Heads and teachers in Wales are in "denial" about the country's poor performance in international tests and the need for urgent improvement, according to the chief inspector of schools.
Ann Keane, head of Estyn, told TES Cymru that a minority of staff are not taking the results of the Programme for International Student Assessment (Pisa) tests seriously enough.
In the 2009 Pisa programme, run by the Organisation for Economic Co- operation and Development, Welsh 15-year-olds performed worse in all subjects than in the previous programme and fell further behind those in the rest of the UK.
Ms Keane, who recently entered her second year as chief inspector, said: "I don't think there's universal acceptance that Pisa is giving us a real wake-up call.
"A minority of people are not taking Pisa seriously and deny we need to make significant improvements. People have got to step outside their denial. I think that if we get the commitment from heads, teachers and local authorities to improving skill levels generally, we will get better Pisa outcomes."
Education minister Leighton Andrews has announced a series of tough reforms with the aim of making Wales one of the top 20 school systems in the 2015 Pisa tests.
Assessments of maths, reading and science skills will be integrated into school assessments of 15-year-olds. Secondary schools will be expected to work on skills with their Years 8 and 9 students, who will face the next round of Pisa tests.
Ms Keane said there was no reason why the minister's goal could not be achieved, and argued that it was right to include the Pisa tests in the curriculum.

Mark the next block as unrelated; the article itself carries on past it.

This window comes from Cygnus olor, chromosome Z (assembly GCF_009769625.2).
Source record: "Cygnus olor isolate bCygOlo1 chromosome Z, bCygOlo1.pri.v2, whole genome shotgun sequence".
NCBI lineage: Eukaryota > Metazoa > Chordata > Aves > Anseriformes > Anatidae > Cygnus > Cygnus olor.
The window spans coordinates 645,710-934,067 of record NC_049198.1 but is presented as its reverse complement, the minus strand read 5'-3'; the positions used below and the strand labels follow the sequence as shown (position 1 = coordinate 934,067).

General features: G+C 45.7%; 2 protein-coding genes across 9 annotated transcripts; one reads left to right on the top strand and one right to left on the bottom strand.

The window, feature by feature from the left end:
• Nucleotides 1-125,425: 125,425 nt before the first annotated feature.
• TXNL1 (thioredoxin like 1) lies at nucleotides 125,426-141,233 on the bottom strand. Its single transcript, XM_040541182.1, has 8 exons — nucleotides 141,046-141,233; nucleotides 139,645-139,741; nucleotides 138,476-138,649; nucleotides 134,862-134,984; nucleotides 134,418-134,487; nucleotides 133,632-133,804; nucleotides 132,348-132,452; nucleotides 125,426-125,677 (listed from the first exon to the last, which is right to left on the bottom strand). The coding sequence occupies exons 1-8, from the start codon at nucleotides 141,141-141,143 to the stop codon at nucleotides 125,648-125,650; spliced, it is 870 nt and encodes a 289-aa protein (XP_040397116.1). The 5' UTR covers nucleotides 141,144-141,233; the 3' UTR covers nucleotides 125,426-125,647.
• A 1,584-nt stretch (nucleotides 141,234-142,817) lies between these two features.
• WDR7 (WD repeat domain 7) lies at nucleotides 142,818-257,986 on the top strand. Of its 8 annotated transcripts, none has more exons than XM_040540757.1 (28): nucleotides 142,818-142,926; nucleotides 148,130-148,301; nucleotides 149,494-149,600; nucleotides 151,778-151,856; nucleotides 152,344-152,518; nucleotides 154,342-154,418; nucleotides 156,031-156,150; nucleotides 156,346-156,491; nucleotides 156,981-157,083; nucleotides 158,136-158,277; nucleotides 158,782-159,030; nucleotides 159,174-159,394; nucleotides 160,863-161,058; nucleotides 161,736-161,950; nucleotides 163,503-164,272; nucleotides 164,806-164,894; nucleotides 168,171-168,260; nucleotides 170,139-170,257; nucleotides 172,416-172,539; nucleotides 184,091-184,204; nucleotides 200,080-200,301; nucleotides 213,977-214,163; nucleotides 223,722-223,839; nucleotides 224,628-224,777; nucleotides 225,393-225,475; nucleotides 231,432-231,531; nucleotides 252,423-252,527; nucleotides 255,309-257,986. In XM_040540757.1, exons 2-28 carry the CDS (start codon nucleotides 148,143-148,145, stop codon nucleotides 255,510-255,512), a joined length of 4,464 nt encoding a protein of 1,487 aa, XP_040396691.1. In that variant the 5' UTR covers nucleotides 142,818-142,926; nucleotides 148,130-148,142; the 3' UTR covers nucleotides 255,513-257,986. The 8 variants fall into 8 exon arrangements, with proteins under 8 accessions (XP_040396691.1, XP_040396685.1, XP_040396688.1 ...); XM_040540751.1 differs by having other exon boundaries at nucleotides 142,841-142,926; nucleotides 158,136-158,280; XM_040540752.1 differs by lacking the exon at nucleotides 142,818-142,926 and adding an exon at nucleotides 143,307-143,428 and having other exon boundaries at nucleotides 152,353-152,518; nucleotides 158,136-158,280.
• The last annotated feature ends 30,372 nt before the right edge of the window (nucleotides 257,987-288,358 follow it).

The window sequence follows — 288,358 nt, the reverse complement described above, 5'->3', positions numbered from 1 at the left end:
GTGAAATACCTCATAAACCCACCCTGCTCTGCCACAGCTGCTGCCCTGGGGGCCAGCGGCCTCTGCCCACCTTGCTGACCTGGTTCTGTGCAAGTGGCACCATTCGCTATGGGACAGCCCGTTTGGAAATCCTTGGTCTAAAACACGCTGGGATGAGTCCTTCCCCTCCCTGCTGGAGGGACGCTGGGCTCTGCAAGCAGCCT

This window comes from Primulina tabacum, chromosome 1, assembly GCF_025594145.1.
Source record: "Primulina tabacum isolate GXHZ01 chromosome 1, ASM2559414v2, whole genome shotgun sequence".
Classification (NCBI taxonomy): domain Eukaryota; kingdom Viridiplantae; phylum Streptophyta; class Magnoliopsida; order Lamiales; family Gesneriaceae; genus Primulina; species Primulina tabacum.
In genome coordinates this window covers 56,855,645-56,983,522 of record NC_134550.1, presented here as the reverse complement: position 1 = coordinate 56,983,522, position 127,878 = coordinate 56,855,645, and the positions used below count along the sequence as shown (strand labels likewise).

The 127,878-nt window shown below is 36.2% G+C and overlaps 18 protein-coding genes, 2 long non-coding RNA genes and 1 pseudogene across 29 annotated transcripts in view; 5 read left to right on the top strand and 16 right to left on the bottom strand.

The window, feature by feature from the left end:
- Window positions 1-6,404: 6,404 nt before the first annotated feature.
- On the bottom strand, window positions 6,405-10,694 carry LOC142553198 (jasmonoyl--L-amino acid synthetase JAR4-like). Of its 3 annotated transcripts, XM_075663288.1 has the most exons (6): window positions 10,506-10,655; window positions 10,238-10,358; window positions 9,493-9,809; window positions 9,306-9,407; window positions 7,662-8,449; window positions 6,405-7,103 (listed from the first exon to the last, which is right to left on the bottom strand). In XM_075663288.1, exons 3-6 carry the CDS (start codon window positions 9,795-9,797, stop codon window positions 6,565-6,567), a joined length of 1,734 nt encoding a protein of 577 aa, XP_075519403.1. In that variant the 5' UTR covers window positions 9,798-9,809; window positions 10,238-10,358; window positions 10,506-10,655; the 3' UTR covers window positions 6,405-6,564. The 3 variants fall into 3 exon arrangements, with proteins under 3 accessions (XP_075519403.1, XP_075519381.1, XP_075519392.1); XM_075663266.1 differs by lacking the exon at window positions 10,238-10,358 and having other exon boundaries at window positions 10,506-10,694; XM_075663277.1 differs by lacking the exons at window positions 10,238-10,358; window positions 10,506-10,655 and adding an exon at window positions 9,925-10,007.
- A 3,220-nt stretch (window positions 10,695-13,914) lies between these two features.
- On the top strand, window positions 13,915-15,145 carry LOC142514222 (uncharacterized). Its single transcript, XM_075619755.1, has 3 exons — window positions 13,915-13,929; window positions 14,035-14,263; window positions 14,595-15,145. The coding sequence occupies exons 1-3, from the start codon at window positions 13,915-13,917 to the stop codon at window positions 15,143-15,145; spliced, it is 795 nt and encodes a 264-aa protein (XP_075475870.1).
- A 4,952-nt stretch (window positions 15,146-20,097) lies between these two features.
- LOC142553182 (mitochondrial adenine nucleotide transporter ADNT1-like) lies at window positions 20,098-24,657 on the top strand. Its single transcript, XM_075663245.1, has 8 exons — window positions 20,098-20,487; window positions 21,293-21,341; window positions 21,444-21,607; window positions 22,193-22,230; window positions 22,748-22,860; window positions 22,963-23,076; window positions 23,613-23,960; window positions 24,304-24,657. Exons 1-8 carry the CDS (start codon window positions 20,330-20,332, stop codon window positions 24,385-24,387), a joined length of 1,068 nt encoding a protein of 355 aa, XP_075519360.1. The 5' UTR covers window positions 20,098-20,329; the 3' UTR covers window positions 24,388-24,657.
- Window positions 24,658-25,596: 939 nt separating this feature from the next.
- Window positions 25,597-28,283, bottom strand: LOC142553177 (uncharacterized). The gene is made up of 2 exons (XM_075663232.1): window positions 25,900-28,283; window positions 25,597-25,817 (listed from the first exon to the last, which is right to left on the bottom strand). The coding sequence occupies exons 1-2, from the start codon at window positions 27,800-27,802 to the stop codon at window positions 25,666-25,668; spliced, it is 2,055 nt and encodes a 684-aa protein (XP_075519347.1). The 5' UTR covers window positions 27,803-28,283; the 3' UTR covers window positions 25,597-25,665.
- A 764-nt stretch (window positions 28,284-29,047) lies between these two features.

"Pisa goes to the core of what a good education is," she said. "Education is about teaching children how to think, evaluate, recognise what is important, make judgments, communicate and present.
"Pisa tests all that and you can't get through a Pisa test having learnt by rote. Pupils in Wales probably weren't used to sitting that kind of test. For many, it was a novel experience."
But Rex Phillips, Wales organiser of the NASUWT teaching union, accused educationalists like Ms Keane of being "preoccupied" with Pisa.
"It would be a phenomenal error of judgment to reorganise the education system around international studies like Pisa," he said.
"Ann Keane's statement is fairly crass and she should remember that education for education's sake should be a goal in itself."
Estyn is working on a remit report on the delivery of the non-statutory skills framework, and Ms Keane is concerned that schools lack confidence in delivering skills.
Last week a leading academic branded skills levels in Wales "appalling". John Ball, of Swansea University's school of business and economics, told the Westminster Parliament's Welsh Affairs committee that the country's education system "leaves a great deal to be desired".
"The skills are simply not there for inward investors," he said. "I don't think we are frankly pushing the schools the way we should be pushing them."